When applying for funding, you’re going to carefully craft your essays, writing samples, and reference choices to convey that you’re a dedicated scholar with contributions to your field that ought to be taken seriously. When corresponding or speaking with someone from the funding program, you’re effectively extending your application to these interactions. So just as you will for your application, think before you click ‘send’.
Here are some general guidelines to follow when emailing a scholarship program.
1. Be absolutely certain the answer to your question is not on the program’s website.
There are thousands of applicants for most programs, and just like your middle school teacher used to say, you’re probably not the only one with that question. As staff for these programs, we are here to answer your questions, but we also put information on the website for a reason.
2. Be as brief as possible.
Answering emails is more time consuming than most people estimate. Staff are often happy to answer any and all questions people have—after going through Rule #1—but remember their time is valuable too. You can save both your time and theirs by focusing your email on what you need to know.
3. Be professional.
You’re an (aspiring) scholar, so you want to communicate in a professional manner. What this means:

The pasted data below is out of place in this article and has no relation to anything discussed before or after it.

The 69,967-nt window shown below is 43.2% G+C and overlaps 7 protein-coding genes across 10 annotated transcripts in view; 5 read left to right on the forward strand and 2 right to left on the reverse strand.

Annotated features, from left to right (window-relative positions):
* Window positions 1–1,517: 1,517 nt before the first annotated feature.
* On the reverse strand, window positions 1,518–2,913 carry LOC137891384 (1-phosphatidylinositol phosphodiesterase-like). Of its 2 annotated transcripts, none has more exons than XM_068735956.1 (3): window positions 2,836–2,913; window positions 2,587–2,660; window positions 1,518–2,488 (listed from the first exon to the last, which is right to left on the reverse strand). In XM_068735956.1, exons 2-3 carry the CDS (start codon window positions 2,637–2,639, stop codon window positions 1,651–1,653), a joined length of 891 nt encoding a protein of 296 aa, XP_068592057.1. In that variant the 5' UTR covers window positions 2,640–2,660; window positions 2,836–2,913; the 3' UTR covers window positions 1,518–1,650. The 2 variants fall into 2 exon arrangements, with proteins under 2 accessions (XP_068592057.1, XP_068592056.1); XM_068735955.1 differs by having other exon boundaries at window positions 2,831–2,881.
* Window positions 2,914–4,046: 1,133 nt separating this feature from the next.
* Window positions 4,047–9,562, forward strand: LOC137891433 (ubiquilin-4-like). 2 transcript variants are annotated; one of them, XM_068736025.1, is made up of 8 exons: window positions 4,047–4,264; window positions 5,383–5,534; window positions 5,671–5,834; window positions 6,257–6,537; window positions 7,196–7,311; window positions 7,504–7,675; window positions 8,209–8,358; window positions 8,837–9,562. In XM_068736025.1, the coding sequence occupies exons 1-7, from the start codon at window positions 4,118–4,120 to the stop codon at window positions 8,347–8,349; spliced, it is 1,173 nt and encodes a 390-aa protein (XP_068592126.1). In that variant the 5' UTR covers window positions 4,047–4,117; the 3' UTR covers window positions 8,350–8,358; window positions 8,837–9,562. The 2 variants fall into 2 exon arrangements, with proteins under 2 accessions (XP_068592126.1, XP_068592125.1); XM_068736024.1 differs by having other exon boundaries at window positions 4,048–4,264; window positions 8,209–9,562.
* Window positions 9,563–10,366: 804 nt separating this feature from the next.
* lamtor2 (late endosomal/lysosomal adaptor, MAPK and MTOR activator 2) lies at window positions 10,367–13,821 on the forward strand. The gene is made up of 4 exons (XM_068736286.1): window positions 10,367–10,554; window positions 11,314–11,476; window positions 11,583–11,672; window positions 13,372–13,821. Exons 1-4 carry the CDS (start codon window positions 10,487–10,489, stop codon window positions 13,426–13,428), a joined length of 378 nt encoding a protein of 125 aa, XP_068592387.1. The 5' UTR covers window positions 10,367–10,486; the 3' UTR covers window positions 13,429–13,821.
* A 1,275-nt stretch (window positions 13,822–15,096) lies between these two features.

- Use a professional email address. Gmail is more than fine, but use your name in the address.
- Keep your font the default, or use a font you would be just as comfortable using for a journal publication. The same goes for color and size.
- Include a signature line with your full name, affiliation, and contact information. Your signature line should be black or grey, and be consistent in font and size with the rest of your email.
- Show that you respect the program you are writing to by including an address line such as “Dear [Program Name],” for at least the first email. If a correspondence ensues, it can be fine to drop the address line.
- This should go without saying, but make sure your grammar and spelling are correct. Again, just as you would for an application, review before you click ‘send’
4. Don’t overdo it.
If you find yourself typing the words, “I’m sorry to be bothering you so much…” or “Forgive me for asking so many questions…”, think about whether those questions are worth asking, or see if you can come up with alternative solutions to the problem you’re facing.
5. Be polite.
Don’t be rude or condescending; no one appreciates that.
Let your application do the talking for you. Ask good questions that aren’t answered elsewhere, and be professional. If you do these things, then you will surely have the greatest chance of success, and not just in applying for scholarships.
Visit our blog for additional campus free speech stories and more information on scholarship programs. New posts will be released on a rolling basis throughout the year.